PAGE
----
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Childhood Cataracts

Medikoe Health Expert

Medikoe Health Expert

  Koramangala, bengaluru, karnataka, india, Bengaluru     Feb 9, 2017

   6 min     

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Overview

Cataracts are typically thought to occur in adults as they age, and the eyesight becomes weaker. Older adults are normally affected by cataracts (age-related cataracts), but in some cases, babies are born with cataracts. It is known as childhood cataracts. If the doctor uses the word congenital, it means that the lens was unable to develop properly during pregnancy. Sometimes they might be because of some chromosomal defects, but they can also be a hereditary condition from the parents.

Cataracts in babies and infants are rare. It has been estimated that every one in every 250 children is mostly to develop a cataract either prior to birth or during childhood.

What is a cataract?

Cataracts occur when certain changes in the lens of the eye cause it to become less clear or transparent, which results in misty or cloudy vision. When it develops, the right rays become scattered as they pass through the cloudy lens, and the retinal image becomes blurred and distorted.

The lens of the eye is the transparent structure which is located right behind the pupil, i.e., the black circle in the centre of the eyes.

This structure allows the light to pass through the light-sensitive layer of tissue from the back of the eye or the retina.

Types 

Children or young infants can also develop childhood cataracts at a young age. These are known as childhood cataracts or pediatric cataracts.

Childhood cataracts are often referred to as:

  • Developmental, juvenile or infantile cataracts – cataracts are diagnosed in older babies or children

  • Congenital cataracts – cataracts are already present when a baby is born or shortly afterwards

Symptoms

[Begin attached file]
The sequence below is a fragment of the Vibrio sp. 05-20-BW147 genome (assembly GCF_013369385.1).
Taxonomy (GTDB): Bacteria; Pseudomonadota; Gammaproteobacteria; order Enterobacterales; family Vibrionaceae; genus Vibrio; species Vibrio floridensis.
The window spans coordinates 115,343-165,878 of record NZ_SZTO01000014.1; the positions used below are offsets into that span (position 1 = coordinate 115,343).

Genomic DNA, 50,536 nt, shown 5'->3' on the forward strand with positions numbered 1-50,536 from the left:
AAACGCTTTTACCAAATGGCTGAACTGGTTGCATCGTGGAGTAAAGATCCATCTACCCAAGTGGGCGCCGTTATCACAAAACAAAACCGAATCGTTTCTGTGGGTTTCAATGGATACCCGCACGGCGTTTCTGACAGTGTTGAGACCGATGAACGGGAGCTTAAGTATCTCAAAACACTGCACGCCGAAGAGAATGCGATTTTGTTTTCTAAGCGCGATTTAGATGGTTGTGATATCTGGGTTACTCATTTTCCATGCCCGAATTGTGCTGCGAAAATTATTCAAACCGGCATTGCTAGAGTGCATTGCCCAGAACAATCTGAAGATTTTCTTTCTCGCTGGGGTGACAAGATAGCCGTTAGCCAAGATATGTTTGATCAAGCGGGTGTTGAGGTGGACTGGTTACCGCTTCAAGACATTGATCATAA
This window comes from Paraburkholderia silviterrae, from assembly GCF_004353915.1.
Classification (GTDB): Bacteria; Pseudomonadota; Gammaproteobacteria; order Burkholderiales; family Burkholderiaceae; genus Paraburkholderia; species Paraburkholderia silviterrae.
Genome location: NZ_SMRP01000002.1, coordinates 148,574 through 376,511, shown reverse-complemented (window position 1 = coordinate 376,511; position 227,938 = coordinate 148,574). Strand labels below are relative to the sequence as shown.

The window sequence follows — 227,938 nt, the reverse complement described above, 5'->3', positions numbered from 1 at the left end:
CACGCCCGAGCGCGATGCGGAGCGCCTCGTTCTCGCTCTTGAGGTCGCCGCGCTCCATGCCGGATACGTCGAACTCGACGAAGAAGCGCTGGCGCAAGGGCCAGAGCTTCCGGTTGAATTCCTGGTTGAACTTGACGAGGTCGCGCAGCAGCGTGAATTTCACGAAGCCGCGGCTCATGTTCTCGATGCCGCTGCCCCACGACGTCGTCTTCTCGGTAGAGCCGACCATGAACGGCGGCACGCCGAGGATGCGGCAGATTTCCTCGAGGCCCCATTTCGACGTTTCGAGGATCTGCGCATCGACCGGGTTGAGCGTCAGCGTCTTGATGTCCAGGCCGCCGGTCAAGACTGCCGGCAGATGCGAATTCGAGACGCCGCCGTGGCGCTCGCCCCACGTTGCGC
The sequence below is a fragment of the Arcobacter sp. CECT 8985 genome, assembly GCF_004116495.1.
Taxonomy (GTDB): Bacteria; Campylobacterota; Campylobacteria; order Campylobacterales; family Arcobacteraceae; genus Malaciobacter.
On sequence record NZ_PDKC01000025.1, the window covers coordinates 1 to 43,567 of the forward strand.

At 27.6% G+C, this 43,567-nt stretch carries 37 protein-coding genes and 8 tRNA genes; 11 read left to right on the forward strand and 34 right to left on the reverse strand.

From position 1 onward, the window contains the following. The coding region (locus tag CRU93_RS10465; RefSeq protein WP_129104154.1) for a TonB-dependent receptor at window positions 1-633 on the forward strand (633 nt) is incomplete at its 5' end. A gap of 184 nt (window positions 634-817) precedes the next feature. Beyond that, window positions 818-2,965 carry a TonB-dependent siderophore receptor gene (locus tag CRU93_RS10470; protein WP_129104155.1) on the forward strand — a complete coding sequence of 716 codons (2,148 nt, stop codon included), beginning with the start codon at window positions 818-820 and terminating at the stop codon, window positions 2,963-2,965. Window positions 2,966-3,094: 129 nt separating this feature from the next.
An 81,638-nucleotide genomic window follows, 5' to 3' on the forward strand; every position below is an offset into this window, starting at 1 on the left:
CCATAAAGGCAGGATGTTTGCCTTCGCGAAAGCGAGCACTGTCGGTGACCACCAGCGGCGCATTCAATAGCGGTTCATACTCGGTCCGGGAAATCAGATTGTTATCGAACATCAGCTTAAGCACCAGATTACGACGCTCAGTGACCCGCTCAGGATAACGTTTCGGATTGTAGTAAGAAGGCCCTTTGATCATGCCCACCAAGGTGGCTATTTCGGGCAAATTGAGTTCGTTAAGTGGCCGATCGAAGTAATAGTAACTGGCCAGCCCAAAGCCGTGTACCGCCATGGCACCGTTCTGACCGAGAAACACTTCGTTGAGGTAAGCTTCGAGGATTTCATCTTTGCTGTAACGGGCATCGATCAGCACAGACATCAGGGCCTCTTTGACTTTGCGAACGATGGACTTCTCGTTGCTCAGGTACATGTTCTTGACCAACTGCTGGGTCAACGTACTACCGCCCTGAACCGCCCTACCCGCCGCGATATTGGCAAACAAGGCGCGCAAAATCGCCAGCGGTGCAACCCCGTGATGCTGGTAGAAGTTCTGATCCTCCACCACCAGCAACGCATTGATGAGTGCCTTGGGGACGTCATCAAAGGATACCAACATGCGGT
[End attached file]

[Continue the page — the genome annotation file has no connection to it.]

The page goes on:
Cataract can affect single or both eyes in children. However, in young infants or babies, it can be quite challenging to notice the signs. So, it is even more critical to spot cataracts in children quickly because only early treatment can reduce the risk of having long-term vision problems in future. 

Cloudy patches in the lens can get bigger sometimes and can develop, resulting in increasingly affecting the child's vision. Cataracts can also cause "wobbling eyes", poor vision and a squint, i.e., the eyes point in different directions. Some other symptoms for cataracts in children are:

  • Cloudy or blurry vision

  • Decreased vision

  • Double vision

  • Light appear too bright

  • Colour seems faded

In case you come across any of the above-mentioned symptoms, you should get the baby checked up. Your baby's eyes will be examined routinely within 72 hours of birth, and once again, when the baby becomes 6 to 8 weeks old. Sometimes cataracts can even develop in after these screening tests in your child.

Causes 

Childhood cataract can be present at birth or can develop later in life. The exact cause of bilateral cataracts is unknown, and many of them are hereditary. It is also associated with a number of genetic disorders. A unilateral cataract is usually not associated with a particular disease. Trauma is another cause of unilateral cataract. Possible causes of cataracts include:

  • Trauma

  • Diabetes

  • Poisoning

  • Steroid use

  • Other childhood diseases, such as rheumatoid arthritis

  • Genetic conditions like the down syndrome